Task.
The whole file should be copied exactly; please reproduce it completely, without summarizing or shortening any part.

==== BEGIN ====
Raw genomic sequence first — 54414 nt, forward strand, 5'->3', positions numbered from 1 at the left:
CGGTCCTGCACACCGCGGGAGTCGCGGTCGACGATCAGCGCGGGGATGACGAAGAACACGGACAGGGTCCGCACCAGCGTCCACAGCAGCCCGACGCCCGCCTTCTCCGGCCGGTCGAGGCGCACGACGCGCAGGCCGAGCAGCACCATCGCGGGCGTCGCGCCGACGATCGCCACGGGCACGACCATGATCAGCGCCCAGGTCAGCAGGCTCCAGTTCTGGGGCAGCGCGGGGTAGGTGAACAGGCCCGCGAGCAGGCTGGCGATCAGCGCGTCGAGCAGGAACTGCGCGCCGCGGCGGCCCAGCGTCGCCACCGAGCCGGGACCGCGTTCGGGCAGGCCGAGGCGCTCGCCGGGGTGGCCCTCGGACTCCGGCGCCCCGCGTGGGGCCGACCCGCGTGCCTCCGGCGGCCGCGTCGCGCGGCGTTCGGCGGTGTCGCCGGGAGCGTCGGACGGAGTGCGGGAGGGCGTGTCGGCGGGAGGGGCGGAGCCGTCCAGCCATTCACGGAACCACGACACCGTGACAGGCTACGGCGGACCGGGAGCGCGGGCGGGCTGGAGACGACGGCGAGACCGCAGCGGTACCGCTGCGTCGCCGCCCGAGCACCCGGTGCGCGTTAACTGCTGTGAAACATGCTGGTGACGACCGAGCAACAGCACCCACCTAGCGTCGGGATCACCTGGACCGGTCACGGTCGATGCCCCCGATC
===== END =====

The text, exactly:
Raw genomic sequence first — 54414 nt, forward strand, 5'->3', positions numbered from 1 at the left:
CGGTCCTGCACACCGCGGGAGTCGCGGTCGACGATCAGCGCGGGGATGACGAAGAACACGGACAGGGTCCGCACCAGCGTCCACAGCAGCCCGACGCCCGCCTTCTCCGGCCGGTCGAGGCGCACGACGCGCAGGCCGAGCAGCACCATCGCGGGCGTCGCGCCGACGATCGCCACGGGCACGACCATGATCAGCGCCCAGGTCAGCAGGCTCCAGTTCTGGGGCAGCGCGGGGTAGGTGAACAGGCCCGCGAGCAGGCTGGCGATCAGCGCGTCGAGCAGGAACTGCGCGCCGCGGCGGCCCAGCGTCGCCACCGAGCCGGGACCGCGTTCGGGCAGGCCGAGGCGCTCGCCGGGGTGGCCCTCGGACTCCGGCGCCCCGCGTGGGGCCGACCCGCGTGCCTCCGGCGGCCGCGTCGCGCGGCGTTCGGCGGTGTCGCCGGGAGCGTCGGACGGAGTGCGGGAGGGCGTGTCGGCGGGAGGGGCGGAGCCGTCCAGCCATTCACGGAACCACGACACCGTGACAGGCTACGGCGGACCGGGAGCGCGGGCGGGCTGGAGACGACGGCGAGACCGCAGCGGTACCGCTGCGTCGCCGCCCGAGCACCCGGTGCGCGTTAACTGCTGTGAAACATGCTGGTGACGACCGAGCAACAGCACCCACCTAGCGTCGGGATCACCTGGACCGGTCACGGTCGATGCCCCCGATC